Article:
For the many visitors that say, “I would love to live here, find me a job,” I offer — the Adirondack Teleworks Project.
In October 2011, I attended the Forever Wired Conference at Clarkson University. Since more and more companies are moving employees to offsite locations, the first seminar on my list was on teleworking. The seminar was chaired by state Sen. Betty Little. The guest speaker was a Joshua Ball, the creator of Kentucky Teleworks. His project locates teleworking positions and helps match potential employees with employers.
For those not familiar with the term teleworking, it generally means using the Internet to do work at home, either as a self-employed person, or as an employee of a company located elsewhere.
The information furnished at the seminar provided the stimulus for creating the Adirondack Teleworks Project. The project, while started in Indian Lake, is intended to provide job opportunities to all persons living within the Blue Line and those interested in relocating to the Adirondack Park. This area encompasses 103 different municipalities.
In December 2011, the Adirondack Teleworks Project was privately funded and work began on the website. The website is intended to provide job listings, financial assistance information for businesses (existing or startups) located in the Park or those considering relocation to the Park, and training/education opportunities for individuals interested in becoming a teleworker and/or teleworkers interested in enhancing their skills.
Another aspect of teleworking is that they are “green” jobs. Teleworking jobs have an almost zero carbon footprint. This will allow conservation groups, such as the Adirondack Council and Adirondack Mountain Club, the opportunity to support this initiative. If we can create just one job in each town each year by 2017, we will have added more than 500 jobs to the Adirondack economy. And all of this is possible with a minimal impact on our environment.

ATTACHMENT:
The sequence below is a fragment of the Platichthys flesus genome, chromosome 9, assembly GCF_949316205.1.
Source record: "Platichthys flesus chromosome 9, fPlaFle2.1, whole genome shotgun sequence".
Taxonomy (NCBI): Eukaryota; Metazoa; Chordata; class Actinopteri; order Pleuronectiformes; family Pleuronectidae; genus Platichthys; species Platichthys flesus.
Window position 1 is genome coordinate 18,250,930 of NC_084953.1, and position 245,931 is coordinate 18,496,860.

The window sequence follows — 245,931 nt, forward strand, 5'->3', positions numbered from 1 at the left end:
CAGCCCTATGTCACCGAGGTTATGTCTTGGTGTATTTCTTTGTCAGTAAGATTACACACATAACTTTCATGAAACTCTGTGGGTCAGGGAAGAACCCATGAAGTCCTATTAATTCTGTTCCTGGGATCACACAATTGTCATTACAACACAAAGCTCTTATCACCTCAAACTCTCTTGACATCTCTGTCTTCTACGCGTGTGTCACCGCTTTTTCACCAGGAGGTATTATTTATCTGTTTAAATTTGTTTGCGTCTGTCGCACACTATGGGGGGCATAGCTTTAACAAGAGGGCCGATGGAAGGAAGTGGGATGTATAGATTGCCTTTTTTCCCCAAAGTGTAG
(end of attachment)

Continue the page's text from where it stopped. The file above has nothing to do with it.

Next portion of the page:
It soon became evident that it would take a full-time person to manage the project. In May 2012, the Indian Lake Chamber of Commerce agreed to apply for an Americorps grant. If approved, the grant would help provide a full-time person to work on the project. In July, the grant was approved and a search began for a suitable individual to staff the position. As luck would have it, a recent graduate of Indian Lake Central School applied for the position. On October 1, 2012, the Americorps member began work full time on the project. As of this writing, there are more than 400 jobs posted on the website, with more being added every week.
The next step is to create educational opportunities. Teleworking jobs usually breakdown into two categories — those that require experience and education in a particular field, and those that present opportunities for entry-level positions. For the latter jobs, seminars in digital literacy and customer service are needed.
Teddy Roosevelt once said, “Do what you can, with what you have, where you are.”
That is the underlying motivation behind the Adirondack Teleworks Project. We already have good libraries and many good business groups. How can we help them be more effective? By using information supplied by employers to create the necessary seminars, we will be more efficient. The plan requires that the classes be available through a network of libraries inside the Blue Line. Promotion of the classes will be through chambers of commerce, business alliances and economic development entities. Going forward, we will be meeting with town officials, business groups and library officials throughout the Adirondack Park to help coordinate these efforts.
One last thought — As we travel around the Adirondack Park, we meet many people, groups and committees working hard to improve their local economies. If we represent each of these groups as a musician, then certainly within the Blue Line we have many fine musicians. What we do not have is an orchestra! There is too much duplication of effort and not enough coordination between groups. Too many violins and not enough French horns! Adirondack Teleworks intends to help all of these hard-working groups work in harmony.
For more information on the Adirondack Teleworks Project, or if you would like to be added to our mailing list, contact Alyssa Cuthbert at Indian Lake Chamber of Commerce by calling 648-5112 or emailing firstname.lastname@example.org.